The next stage after the filing of the agreement is that Mr Abass will, “at the earliest opportunity” appear and plead guilty to Count Two of the Information”.
Other terms of the agreement include the defendant’s concession to “not contest facts agreed to in this agreement,” the document states.
He has also agreed to “abide by all agreements regarding sentencing contained in this agreement.”
He concedes that “all court appearances, including his change of plea hearing and sentencing hearing, may proceed by video-teleconference (VTC) or telephone, if VTC is not reasonably available, so long as such appearances are authorized by Order of the Chief Judge 20-043 or another order, rule, or statute”.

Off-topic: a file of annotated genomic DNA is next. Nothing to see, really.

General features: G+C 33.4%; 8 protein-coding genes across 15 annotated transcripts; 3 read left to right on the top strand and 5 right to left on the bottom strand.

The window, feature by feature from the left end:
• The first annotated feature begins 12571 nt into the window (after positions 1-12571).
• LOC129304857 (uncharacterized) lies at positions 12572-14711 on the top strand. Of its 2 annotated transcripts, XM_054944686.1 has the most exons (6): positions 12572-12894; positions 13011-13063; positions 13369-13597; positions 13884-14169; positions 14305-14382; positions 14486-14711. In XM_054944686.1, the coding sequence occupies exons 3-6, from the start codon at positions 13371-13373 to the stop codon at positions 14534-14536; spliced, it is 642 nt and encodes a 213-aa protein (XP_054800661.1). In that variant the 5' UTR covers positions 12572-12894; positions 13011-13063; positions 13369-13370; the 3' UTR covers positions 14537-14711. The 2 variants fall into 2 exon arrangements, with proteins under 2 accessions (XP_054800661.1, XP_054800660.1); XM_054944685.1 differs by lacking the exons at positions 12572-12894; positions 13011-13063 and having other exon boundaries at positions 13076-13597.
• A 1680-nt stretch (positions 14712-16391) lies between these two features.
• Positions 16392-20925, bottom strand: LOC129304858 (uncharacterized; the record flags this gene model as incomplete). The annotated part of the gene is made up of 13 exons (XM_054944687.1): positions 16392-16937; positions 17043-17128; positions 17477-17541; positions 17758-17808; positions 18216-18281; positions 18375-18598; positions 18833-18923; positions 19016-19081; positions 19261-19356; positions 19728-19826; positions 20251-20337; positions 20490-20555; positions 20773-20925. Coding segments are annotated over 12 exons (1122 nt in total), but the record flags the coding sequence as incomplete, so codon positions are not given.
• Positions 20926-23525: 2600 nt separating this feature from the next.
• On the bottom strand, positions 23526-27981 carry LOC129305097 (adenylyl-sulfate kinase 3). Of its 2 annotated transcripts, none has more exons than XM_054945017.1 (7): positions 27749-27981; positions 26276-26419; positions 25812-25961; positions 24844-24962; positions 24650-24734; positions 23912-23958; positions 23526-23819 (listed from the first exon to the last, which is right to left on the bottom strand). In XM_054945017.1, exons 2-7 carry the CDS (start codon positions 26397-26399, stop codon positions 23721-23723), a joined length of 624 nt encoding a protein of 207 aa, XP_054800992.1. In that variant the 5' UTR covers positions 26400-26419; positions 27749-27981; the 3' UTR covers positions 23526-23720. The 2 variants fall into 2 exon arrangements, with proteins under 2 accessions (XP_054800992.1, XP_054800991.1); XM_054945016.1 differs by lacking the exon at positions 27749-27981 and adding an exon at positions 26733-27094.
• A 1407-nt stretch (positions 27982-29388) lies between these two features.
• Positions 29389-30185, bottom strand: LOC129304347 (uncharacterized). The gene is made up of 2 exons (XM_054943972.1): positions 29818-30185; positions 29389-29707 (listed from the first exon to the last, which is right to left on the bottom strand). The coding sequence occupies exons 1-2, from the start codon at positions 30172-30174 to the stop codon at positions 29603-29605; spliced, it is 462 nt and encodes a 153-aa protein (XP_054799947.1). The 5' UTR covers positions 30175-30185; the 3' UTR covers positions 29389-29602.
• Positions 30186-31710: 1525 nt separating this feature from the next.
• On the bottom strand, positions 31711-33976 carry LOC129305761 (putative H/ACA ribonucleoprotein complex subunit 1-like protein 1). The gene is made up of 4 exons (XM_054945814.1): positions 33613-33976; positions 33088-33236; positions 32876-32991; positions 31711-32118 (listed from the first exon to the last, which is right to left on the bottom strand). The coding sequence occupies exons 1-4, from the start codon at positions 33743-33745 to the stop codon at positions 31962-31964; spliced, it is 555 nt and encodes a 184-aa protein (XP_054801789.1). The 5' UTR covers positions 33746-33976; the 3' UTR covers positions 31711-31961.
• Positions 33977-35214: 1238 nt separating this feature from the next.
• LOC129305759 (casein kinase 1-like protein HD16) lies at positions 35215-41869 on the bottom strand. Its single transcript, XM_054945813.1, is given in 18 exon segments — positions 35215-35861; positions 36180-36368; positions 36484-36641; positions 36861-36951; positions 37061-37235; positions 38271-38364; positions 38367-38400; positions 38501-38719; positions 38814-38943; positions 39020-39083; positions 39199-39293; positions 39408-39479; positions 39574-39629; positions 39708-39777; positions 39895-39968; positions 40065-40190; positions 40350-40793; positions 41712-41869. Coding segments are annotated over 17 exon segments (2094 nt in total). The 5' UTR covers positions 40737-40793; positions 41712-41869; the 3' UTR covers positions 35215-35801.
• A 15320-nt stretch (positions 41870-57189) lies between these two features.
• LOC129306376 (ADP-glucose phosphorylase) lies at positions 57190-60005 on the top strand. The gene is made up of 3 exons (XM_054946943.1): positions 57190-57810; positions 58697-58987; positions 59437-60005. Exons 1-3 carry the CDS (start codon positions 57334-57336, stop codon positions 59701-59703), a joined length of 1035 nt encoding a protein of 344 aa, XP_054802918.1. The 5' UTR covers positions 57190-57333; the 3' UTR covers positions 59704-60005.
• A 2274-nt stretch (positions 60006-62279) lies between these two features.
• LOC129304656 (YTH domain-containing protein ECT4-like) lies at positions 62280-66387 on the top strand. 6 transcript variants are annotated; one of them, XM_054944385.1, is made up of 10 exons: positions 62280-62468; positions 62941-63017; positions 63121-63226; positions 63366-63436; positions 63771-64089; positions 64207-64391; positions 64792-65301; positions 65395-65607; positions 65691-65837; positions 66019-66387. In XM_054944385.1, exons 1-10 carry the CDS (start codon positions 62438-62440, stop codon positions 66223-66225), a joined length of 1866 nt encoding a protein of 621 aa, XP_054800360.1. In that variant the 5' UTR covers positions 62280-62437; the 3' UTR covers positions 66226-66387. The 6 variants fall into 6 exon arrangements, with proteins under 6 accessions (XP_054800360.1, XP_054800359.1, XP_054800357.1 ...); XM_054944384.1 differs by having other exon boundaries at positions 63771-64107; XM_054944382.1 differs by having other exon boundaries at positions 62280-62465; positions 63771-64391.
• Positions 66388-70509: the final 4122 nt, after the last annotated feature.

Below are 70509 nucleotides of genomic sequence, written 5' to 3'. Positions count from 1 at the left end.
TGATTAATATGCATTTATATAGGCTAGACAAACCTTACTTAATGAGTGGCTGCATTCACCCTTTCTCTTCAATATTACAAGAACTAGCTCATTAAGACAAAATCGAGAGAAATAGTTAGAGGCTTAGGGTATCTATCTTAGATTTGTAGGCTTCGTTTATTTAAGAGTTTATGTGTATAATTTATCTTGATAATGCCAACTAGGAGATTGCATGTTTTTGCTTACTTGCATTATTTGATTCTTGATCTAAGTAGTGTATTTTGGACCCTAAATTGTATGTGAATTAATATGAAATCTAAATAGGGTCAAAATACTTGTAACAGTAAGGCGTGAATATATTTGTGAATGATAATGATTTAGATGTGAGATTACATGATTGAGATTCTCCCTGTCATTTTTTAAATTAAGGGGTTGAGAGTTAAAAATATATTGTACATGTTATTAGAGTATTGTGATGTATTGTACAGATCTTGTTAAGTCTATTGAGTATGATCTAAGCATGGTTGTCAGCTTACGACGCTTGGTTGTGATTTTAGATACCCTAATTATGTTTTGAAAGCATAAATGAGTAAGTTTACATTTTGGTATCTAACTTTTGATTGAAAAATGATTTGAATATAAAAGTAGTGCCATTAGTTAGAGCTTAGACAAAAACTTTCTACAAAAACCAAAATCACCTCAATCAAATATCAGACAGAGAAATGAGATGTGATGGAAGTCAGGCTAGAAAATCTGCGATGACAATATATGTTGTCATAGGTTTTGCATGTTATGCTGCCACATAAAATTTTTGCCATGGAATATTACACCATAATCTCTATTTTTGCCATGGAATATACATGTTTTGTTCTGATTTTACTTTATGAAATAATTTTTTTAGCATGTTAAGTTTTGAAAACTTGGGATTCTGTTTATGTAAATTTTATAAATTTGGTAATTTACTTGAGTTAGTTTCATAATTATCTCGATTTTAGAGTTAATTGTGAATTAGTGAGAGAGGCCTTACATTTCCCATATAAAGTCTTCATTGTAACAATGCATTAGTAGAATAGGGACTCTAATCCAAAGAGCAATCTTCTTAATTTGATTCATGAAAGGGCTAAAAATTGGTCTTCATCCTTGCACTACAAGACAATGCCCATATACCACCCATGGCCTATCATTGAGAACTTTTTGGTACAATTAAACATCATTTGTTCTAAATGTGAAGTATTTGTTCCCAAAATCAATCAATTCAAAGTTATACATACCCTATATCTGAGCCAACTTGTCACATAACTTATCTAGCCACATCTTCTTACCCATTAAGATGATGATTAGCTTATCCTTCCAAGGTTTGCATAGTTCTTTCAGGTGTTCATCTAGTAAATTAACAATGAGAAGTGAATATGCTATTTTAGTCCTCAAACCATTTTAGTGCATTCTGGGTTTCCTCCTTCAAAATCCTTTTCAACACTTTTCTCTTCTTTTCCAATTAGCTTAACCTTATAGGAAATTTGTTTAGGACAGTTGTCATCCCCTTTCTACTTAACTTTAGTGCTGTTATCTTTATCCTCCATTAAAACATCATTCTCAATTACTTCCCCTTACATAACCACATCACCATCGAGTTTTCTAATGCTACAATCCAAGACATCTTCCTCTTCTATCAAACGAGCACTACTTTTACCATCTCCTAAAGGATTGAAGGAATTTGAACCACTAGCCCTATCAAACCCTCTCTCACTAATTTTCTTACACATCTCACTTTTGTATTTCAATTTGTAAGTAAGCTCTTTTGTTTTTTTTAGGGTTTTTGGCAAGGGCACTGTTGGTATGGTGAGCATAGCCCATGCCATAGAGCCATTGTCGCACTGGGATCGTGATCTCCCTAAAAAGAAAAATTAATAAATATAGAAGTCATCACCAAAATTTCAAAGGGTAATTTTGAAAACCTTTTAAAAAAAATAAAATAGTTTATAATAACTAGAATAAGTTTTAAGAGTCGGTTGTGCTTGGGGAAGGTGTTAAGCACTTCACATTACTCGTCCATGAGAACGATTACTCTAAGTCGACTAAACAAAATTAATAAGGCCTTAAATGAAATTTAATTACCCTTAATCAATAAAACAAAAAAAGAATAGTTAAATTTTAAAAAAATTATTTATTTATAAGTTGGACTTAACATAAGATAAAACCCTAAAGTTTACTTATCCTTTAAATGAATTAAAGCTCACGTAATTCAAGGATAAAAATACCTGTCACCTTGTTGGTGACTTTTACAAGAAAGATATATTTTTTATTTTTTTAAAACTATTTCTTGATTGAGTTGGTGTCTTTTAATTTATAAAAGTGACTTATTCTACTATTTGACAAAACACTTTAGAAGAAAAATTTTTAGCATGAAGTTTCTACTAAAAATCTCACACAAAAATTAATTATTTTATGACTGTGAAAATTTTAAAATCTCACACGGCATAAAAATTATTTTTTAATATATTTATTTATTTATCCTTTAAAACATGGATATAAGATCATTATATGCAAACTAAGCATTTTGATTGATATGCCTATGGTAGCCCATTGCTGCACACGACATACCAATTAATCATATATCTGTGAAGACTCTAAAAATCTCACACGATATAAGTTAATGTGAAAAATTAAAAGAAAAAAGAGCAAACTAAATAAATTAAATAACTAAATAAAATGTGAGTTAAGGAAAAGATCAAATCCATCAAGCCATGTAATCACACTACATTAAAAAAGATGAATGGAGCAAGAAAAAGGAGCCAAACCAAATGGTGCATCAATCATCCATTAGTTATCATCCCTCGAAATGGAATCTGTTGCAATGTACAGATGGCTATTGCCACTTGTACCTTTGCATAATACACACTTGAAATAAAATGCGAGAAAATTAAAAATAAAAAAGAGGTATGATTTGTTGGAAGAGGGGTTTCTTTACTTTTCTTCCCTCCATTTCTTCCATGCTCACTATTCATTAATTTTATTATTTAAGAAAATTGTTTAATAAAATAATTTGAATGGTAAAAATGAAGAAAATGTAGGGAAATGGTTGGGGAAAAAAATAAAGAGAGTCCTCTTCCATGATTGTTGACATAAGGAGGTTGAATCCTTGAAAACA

The court will conduct a sentencing hearing after Hushpuppi changes his plea from guilty to not guilty.
He has consented “under Section 15002(b) of the CARES Act to proceed with his sentencing hearing by VTC or telephone, if VTC is not reasonably available.”
He will also “Appear for all court appearances, surrender as ordered for service of sentence, obey all conditions of any bond, and obey any other ongoing court order in this matter.”
Also listed as part of the terms of the agreement is Hushpuppi’s concession not to commit crime again.
He has also conceded to “Be truthful at all times with the United States Probation and Pretrial Services Office and the Court. “
‘Full restitution despite guilty plea’
Mr Abass will not be exempted from paying restitution despite pleading guilty.
“Defendant understands that defendant will be required to pay full restitution to the victim(s) of the offence to which defendant is pleading guilty.